The University of the Arts, London and Glasgow School of Art are also in the Top 10 Art and Design universities worldwide and will suffer from a reduction in international student enrolment.
The Royal College of London have announced no plans to open the university for face-to-face learning in the coming semester, while University of the Arts, London have said that their students can expect a mix of online and face-to-face learning next term.
With British universities being so reputable within the industry worldwide, it is not surprising that they are set to suffer great losses this year. If none of the international places are taken up this year, Arts based universities are set to miss out on £125,866,210 worth of fee payments.*
The above map reflects the total losses in university fees, should 20% of international university students attend in the coming semester.
Unsurprisingly, London is the region the most affected by a lower intake of International university students. In normal circumstances, around 35,000 non-EU students are estimated to be attending London universities. Therefore the potential drop is also likely to be a financial hit to London businesses overall.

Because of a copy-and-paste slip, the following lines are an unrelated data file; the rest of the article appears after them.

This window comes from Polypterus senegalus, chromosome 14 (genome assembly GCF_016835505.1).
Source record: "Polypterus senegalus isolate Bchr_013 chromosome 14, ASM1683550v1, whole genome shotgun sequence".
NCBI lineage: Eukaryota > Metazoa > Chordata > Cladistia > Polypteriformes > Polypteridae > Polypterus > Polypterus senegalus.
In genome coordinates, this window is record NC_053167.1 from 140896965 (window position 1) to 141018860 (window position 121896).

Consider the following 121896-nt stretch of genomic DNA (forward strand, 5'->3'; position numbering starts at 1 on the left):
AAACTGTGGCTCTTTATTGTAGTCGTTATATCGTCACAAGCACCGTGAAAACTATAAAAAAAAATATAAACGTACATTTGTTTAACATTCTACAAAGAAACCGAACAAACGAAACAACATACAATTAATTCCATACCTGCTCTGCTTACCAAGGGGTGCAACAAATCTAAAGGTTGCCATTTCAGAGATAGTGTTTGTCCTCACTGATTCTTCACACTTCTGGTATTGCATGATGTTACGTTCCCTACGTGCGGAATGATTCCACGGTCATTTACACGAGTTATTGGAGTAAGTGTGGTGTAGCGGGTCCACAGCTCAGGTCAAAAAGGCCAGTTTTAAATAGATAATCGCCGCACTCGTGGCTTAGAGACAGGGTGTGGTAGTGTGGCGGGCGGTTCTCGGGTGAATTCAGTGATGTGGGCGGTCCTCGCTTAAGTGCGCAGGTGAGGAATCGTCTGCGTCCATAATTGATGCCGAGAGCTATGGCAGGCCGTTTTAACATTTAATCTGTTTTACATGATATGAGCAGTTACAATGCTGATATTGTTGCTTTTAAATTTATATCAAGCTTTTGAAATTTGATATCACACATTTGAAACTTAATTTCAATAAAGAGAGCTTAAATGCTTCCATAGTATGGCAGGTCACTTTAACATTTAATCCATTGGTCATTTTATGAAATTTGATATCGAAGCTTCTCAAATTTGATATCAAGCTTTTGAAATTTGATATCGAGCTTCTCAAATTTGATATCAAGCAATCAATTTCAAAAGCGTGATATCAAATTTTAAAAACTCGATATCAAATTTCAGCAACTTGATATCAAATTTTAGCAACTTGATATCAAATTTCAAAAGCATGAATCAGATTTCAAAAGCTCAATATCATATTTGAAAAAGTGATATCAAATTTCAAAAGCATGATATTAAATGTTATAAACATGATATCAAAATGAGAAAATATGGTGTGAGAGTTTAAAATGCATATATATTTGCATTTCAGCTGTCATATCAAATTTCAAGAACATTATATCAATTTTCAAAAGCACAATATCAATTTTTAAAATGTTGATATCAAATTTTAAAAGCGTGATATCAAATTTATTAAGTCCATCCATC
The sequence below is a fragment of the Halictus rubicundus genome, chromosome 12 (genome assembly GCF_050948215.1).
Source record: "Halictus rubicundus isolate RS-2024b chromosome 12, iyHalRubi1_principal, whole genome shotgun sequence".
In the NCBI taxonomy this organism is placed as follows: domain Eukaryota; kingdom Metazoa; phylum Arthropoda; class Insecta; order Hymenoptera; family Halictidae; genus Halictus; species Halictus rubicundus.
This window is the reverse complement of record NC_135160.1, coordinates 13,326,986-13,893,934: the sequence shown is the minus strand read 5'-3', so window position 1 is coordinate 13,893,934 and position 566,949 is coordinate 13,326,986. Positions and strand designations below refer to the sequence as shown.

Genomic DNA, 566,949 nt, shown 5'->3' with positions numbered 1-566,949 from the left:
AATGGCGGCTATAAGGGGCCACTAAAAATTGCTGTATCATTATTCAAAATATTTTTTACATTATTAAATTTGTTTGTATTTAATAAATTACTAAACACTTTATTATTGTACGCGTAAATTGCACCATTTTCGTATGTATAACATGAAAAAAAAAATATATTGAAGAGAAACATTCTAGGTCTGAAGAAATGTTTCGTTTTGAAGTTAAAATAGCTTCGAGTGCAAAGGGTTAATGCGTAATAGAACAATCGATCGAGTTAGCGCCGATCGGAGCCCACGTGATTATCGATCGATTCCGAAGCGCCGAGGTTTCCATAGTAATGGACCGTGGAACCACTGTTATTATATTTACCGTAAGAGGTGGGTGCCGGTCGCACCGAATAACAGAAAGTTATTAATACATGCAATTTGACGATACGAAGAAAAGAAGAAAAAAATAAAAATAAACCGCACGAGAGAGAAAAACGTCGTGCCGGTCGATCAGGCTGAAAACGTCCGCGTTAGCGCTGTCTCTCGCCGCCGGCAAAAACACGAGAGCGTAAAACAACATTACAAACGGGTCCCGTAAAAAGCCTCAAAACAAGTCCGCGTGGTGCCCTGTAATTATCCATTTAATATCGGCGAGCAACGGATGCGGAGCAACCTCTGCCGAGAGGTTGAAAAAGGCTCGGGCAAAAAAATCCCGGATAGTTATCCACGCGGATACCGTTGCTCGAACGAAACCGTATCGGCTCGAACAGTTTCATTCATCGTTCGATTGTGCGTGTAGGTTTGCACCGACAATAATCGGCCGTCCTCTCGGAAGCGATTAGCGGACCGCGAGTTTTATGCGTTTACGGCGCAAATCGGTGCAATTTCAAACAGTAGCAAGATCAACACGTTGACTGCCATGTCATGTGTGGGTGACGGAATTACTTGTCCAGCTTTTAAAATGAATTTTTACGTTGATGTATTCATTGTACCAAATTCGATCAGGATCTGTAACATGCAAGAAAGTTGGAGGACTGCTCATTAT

Research from the Higher Education Policy Institute revealed that international students in fact contribute £20 billion to the UK economy yearly, due to the additional expenses on top of their tuition fees.
Insights revealed that in London alone, £4.6 billion is contributed to the UK economy. This further highlights the blow that the dip in international students attending British universities is likely to have in the economy.
For those concerned about managing their spending habits when at university, you can start saving money today through exploring savings account options to help your money go further. Alternatively, you can search for a new current account to help manage your money when starting university life.
Analysing a list of all the Universities in the UK, we looked at the number of non-EU enrollments in comparison to the total number of enrollments for the 2019 academic year.
Following this we then used the Reddin survey of university tuition fees, and analysed the fee for undergraduate classroom fees.
Please note, in universities with a range of costs within their fees, the lower fee was used.
At Trinity Laban Conservatoire of Music and Dance, Glasgow School of Art, The Arts University Bournemouth, mixed fees were used.
Conservatoire for Dance and Drama, UK fees were used.
Harper Adams University, St George's, University of London, labs fees were used.